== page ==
A history of the Framework Agreement on First Nation Land Management
As the Framework Agreement on First Nation Land Management enters its 25th year of supporting First Nation land governance, we believe it is important to recognize and share the origins of how it came to be.
Near the end of the 1980’s, a national group of dedicated Chiefs, studying the effectiveness of the Indian Act, concluded that:
- The Indian Act did not provide an adequate statutory basis for First Nations to govern their Reserve lands and natural resources, and
- There needed to be recognition and legal capacity for First Nations to exercise their inherent rights to govern their reserve lands and natural resources.
In the early 1990s, these same Chiefs began to focus on the concept of a government-to-government arrangement with Canada which would recognize these inherent rights. The culmination of the work was the creation of the Framework Agreement on First Nation Land Management (Framework Agreement).
The purpose of the Framework Agreement was to enable First Nations to resume control over their reserve lands, natural resources and environment for the use and benefit of their members without Government interference, by replacing the land provisions of the Indian Act with First Nation made laws.
On February 12, 1996, 13 First Nations Chiefs negotiated and signed the Framework Agreement with Canada. A fourteenth First Nation signed in May 1998. The completion of the Framework Agreement represents the only time in Canada’s history that a group of First Nations have joined together to design, negotiate and sign a government-to-government arrangement with the Federal Government to recognize and resume their inherent right to be self-governing.
The Framework Agreement replaces the 44 lands-related sections of the Indian Act with the First Nation’s own laws, through a community developed and approved land code. Once the First Nation land code is enacted, the First Nation governs its reserve lands, natural resources and environment according to their cultural values and priorities. First Nations communities can now move at the pace of business, process land transactions more quickly and encourage a more attractive climate for business and investment to occur, thus creating more jobs and economic opportunities.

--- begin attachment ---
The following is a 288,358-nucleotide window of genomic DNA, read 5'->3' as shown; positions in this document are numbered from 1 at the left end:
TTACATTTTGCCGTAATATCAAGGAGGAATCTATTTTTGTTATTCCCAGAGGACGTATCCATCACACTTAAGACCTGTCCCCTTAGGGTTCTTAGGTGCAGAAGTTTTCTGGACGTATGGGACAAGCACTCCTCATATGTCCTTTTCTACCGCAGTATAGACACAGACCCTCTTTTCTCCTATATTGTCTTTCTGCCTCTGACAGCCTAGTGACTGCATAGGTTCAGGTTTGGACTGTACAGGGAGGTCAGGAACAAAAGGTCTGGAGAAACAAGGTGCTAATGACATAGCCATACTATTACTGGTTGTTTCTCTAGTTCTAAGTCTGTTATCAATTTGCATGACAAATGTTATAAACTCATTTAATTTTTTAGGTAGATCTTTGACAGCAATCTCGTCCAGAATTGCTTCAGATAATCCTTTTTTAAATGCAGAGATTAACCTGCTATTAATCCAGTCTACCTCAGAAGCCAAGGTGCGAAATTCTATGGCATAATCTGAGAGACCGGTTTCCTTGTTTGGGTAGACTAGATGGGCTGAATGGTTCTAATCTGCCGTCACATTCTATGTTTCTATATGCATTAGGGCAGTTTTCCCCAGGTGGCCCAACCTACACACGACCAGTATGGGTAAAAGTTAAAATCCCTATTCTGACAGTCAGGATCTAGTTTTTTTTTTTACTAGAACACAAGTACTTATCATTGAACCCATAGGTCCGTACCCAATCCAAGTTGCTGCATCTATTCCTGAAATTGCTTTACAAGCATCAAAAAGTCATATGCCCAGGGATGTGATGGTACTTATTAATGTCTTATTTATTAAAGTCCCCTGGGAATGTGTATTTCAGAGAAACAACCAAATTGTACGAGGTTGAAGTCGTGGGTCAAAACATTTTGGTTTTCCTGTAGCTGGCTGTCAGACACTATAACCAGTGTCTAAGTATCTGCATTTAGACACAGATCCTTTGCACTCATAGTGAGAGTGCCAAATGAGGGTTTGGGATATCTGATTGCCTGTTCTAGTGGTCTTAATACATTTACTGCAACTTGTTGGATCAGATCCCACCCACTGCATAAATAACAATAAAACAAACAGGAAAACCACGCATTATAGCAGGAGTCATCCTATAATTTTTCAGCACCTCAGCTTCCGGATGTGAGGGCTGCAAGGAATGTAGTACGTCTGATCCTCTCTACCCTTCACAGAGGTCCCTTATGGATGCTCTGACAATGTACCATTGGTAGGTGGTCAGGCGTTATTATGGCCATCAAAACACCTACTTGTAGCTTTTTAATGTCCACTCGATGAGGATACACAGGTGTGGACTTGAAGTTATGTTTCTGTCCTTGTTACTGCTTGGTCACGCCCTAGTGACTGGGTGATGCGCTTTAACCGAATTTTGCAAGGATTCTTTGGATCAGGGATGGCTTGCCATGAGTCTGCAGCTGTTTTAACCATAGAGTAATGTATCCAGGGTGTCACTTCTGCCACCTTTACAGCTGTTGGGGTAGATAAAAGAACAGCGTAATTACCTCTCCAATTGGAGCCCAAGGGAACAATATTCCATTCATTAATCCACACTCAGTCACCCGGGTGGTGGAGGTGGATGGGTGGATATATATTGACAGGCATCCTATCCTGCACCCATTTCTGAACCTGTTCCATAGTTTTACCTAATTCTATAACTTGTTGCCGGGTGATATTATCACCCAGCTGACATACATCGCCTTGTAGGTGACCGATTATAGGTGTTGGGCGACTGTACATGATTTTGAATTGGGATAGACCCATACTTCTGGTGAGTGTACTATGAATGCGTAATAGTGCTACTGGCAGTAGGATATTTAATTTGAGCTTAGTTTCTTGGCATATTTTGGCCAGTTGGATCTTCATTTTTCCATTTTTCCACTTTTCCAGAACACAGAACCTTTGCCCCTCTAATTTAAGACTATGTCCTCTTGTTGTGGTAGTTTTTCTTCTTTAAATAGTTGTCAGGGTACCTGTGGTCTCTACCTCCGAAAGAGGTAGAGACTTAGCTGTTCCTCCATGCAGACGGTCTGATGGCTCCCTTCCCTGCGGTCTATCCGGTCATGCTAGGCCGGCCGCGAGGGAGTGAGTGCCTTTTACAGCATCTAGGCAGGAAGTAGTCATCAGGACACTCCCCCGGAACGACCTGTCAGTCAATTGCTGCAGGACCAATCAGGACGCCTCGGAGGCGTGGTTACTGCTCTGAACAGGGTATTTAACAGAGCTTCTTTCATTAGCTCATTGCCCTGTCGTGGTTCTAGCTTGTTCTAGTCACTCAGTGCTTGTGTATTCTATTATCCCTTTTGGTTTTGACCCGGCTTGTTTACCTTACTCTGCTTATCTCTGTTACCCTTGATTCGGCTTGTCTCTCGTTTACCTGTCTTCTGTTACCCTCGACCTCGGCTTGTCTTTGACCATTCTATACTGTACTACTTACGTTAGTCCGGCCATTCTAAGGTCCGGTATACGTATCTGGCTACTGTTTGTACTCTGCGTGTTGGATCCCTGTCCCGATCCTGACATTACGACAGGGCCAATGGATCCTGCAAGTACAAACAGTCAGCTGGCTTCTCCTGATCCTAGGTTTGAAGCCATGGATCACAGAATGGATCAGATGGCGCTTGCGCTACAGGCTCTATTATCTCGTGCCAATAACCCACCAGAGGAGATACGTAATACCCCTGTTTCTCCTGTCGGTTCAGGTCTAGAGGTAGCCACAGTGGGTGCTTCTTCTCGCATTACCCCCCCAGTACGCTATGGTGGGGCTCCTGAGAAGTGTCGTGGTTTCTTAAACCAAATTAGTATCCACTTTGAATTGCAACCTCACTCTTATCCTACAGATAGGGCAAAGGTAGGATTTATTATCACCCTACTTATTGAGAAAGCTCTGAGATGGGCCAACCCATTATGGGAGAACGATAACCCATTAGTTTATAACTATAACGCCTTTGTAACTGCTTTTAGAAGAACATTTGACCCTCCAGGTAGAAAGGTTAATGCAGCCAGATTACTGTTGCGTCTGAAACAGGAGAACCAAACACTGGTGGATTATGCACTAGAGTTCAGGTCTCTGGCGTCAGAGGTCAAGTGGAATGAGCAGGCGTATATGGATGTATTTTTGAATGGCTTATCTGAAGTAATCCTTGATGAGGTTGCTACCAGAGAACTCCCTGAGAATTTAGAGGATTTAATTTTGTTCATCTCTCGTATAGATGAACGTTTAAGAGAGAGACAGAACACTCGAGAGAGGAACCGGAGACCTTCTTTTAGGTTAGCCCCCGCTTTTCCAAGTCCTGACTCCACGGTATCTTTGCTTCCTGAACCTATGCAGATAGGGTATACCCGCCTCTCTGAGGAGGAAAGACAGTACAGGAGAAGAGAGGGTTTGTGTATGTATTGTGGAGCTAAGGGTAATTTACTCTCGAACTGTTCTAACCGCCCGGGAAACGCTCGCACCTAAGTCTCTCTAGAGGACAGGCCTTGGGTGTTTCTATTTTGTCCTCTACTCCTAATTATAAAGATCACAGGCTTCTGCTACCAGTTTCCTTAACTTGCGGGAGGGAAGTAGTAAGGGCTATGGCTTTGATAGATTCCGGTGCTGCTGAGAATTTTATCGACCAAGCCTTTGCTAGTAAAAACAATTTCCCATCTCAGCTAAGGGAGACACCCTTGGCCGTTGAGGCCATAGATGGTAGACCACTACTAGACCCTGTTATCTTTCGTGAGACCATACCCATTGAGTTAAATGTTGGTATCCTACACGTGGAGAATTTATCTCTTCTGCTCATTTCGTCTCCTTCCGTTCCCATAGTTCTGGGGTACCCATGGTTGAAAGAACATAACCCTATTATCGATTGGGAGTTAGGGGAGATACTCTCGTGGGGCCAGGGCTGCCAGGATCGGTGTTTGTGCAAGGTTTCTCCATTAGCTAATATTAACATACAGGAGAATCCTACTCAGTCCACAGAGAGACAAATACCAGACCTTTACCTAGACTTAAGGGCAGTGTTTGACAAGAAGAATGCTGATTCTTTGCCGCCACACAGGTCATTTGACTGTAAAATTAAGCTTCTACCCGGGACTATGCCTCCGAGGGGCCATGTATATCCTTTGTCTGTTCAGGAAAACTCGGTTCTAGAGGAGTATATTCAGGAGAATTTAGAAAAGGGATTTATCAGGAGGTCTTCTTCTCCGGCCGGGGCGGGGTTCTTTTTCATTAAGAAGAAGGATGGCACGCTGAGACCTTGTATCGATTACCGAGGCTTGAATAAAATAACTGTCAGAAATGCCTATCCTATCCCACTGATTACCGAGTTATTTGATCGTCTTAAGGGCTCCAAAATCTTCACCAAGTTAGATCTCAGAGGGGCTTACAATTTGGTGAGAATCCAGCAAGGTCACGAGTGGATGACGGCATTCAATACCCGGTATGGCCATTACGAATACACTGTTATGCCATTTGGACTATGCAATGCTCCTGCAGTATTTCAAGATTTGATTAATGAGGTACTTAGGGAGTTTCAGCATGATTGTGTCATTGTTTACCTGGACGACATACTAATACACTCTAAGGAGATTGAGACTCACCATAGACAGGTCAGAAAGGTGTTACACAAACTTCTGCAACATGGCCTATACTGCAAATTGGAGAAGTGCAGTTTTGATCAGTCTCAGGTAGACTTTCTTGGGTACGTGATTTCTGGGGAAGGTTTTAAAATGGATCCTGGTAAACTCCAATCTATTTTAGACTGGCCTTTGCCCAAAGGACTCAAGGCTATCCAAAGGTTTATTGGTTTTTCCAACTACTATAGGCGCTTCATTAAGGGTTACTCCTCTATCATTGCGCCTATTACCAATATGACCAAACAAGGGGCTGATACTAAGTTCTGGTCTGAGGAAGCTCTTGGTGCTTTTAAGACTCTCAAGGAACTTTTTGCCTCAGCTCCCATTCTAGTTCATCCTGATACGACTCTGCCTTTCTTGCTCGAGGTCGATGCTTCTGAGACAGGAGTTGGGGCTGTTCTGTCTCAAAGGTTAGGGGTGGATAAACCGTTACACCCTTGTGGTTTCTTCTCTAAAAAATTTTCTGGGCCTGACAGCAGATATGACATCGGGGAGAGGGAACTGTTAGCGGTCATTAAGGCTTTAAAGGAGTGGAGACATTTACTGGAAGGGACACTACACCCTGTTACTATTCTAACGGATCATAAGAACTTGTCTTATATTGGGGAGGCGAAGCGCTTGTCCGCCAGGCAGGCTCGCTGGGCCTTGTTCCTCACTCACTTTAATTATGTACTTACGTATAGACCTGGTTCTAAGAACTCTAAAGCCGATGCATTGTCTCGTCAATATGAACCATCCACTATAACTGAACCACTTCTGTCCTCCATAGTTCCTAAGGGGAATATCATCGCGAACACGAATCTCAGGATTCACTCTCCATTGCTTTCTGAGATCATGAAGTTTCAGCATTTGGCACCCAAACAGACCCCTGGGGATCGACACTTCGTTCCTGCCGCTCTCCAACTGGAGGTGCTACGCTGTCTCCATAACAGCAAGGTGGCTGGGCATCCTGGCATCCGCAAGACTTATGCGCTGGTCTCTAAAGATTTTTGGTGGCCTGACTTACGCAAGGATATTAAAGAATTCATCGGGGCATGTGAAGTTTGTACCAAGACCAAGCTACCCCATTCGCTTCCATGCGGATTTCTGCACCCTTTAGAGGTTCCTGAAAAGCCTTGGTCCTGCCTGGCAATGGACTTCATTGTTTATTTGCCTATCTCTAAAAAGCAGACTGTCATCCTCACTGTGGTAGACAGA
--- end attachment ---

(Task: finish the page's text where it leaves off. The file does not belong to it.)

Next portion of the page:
The Framework Agreement has a proven track record, having taken roughly 12.5% of First Nations out of the colonial Indian Act lands system, while enhancing environmental protection and facilitating increased economic development through modern systems of governance, lawmaking and policies, and timely decision making. Unlike under the Indian Act, First Nations completing the Framework Agreement process enjoy a regulation-backed lands registry system that is priority based, paperless, and instant. This means greater land certainty, reduced or eliminated transaction costs and increased financing options for infrastructure, housing, capital and economic development projects.
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